Driver shortages are pushing logistics businesses towards unprecedented crisis, says Pall-Ex
Driver shortages are pushing Britain’s logistics businesses towards an unprecedented crisis, according to Pall-Ex, a pallet network of independent haulage firms.
The Pall-Ex Group’s shareholder member businesses have said they are struggling to find drivers to carry out collections and deliveries.
The group is concerned about “crippling driver shortages” at a time when the average age of HGV drivers in the UK stands at 56, and fewer young people are entering the industry.
The skills gap has been described as contributing to a “perfect storm”, by Paul Sanders, the Chairman of the Association of Pallet Networks in an open letter to Transport Secretary Grant Shapps
When surveyed, 74% of Pall-Ex Group members said that they were affected by driver shortages every day.
Dave Webster, Managing Director of Dewsbury-based haulage firm Brocklehurst Transport, said: “If nothing changes, we will have to park our trucks up. We will not be able to operate as a business.”
He added: “The Government needs to encourage insurance companies to lower the minimum age from 25 to 21, as this means so many more talented young drivers can enter the industry. This would be a massive help.”
Kevin Buchanan, chief executive of Pall-Ex Group, said: “As an industry, we are facing one of the greatest challenges of a generation.
"The combination of Brexit and the Covid-19 pandemic has compounded the driver shortage that has been an ever-increasing threat for several years.
“Drivers having to isolate, and those who have chosen to leave the industry because of covid, as well as a vastly reduced talent pool thanks to most European drivers no longer having freedom of movement into the UK has seen the number of skilled drivers fall off a cliff in the last 18 months.”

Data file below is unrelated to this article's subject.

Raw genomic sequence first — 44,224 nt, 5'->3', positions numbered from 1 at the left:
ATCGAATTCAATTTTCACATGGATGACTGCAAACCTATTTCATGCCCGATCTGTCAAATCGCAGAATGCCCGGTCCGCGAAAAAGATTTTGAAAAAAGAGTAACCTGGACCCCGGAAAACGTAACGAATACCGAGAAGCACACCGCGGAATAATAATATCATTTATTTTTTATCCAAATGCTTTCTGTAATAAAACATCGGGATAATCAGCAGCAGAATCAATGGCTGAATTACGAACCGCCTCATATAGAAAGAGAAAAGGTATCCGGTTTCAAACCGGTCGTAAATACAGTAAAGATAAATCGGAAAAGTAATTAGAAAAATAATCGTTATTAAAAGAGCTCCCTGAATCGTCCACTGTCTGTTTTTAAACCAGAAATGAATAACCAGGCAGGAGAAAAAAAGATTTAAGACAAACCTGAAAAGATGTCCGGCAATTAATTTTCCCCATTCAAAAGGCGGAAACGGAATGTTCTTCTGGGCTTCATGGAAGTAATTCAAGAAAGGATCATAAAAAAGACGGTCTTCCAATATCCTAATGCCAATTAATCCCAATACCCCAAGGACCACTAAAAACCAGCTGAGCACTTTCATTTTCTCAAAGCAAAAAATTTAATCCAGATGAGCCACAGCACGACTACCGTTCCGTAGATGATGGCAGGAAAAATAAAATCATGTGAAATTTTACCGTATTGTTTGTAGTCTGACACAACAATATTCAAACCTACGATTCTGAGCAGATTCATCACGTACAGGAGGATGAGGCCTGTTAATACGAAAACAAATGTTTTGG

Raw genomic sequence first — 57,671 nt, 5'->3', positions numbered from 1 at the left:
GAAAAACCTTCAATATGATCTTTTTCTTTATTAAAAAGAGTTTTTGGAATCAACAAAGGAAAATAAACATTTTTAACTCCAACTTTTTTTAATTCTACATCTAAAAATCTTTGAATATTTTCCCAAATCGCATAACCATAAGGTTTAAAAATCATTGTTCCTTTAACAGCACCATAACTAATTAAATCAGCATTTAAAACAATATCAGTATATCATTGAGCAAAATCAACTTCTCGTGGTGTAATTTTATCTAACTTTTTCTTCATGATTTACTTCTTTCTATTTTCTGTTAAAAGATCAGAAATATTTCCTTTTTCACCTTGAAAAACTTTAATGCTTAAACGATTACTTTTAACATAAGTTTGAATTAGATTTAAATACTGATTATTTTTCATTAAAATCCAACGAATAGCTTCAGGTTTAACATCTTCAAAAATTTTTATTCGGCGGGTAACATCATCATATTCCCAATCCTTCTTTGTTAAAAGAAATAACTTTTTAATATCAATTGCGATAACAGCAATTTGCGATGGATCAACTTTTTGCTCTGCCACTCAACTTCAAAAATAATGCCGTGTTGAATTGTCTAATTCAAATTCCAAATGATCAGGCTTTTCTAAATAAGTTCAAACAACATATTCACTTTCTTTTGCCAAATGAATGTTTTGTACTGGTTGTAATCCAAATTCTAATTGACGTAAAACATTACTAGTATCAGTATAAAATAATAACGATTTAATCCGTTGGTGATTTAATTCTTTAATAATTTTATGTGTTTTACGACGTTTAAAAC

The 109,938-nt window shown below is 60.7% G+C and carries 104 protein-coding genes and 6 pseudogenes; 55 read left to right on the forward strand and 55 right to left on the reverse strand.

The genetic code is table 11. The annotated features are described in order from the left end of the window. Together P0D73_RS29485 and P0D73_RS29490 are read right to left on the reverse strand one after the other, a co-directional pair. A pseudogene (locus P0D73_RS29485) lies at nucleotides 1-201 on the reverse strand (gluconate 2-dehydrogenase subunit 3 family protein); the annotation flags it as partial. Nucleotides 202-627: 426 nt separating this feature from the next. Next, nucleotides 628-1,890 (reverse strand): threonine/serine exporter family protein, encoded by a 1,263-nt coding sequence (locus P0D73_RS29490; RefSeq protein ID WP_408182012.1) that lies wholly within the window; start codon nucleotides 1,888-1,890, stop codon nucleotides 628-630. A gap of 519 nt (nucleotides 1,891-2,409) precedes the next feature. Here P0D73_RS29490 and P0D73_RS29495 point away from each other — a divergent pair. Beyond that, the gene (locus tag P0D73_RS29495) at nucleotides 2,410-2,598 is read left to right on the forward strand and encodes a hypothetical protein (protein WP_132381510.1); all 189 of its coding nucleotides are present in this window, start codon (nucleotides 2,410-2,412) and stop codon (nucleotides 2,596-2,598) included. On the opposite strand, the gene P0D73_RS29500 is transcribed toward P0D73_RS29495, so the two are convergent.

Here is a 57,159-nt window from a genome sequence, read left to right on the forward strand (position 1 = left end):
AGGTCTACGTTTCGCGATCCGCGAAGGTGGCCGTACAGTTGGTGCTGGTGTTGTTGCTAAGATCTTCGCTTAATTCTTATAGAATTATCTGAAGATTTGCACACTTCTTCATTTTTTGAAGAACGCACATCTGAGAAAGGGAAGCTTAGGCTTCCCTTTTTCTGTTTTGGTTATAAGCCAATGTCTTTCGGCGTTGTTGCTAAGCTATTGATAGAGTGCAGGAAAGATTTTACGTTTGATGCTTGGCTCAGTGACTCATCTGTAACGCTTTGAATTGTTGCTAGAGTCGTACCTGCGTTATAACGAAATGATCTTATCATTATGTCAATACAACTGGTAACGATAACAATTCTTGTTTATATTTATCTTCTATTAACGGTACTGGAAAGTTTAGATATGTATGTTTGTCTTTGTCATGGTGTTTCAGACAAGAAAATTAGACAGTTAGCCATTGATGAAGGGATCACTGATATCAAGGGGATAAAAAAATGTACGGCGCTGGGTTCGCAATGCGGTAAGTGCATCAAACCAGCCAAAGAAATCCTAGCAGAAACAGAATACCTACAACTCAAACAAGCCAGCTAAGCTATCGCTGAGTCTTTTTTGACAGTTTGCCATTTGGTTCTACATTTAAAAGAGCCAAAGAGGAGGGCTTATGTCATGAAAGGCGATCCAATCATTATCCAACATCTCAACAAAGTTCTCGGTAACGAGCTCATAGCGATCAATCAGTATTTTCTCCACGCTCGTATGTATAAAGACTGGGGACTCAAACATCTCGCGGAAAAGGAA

In an open letter to the road haulage sector, ministers, including Transport Secretary Grant Shapps, have pledged to work with industry leaders to attract new drivers, simplify training and encourage people to stay in the industry.
The Government statement said: “The Driver and Vehicle Standards Agency (DVSA) has already worked to ensure almost 1,500 HGV drivers pass their driving test every week but the government is going further still to make sure new drivers get up and running in the industry as quickly as possible.
“A new consultation will be launched on allowing drivers to take one test to drive both an articulated and rigid lorry. This would streamline the process for new drivers to gain their HGV licence and would increase lorry test appointment availability. The consultation will ensure road safety is paramount and set out that drivers will still be supervised until fully qualified.”
"The consultation will also look at allowing trainers to actually examine drivers in the off-road manoeuvres part of the HGV driving test, and look at whether specific car and trailer tests should be required. This will allow a significant increase in the number of HGV driving tests to be conducted whilst maintaining road safety standards."
Mr Shapps said: “I want to thank all those in the road haulage industry who have worked so hard throughout the pandemic to provide such a vital service.”
"I understand the challenges faced by drivers and operators right now and while longer-term solutions must be led first and foremost by industry leaders, today we are saying this government is here to help.
"This set of measures will kickstart that help, easing pressure on the sector as we work together to attract new drivers, improve conditions and ensure the industry’s future is a prosperous one.
"The government is also looking to help the road haulage sector improve the working conditions of drivers – something which is key to addressing the shortage and encouraging British workers to forge long, successful careers in the sector. It will support this, initially, by working alongside the industry to support more official parking spaces for lorry drivers and look at ways to improve the standard of lorry parks."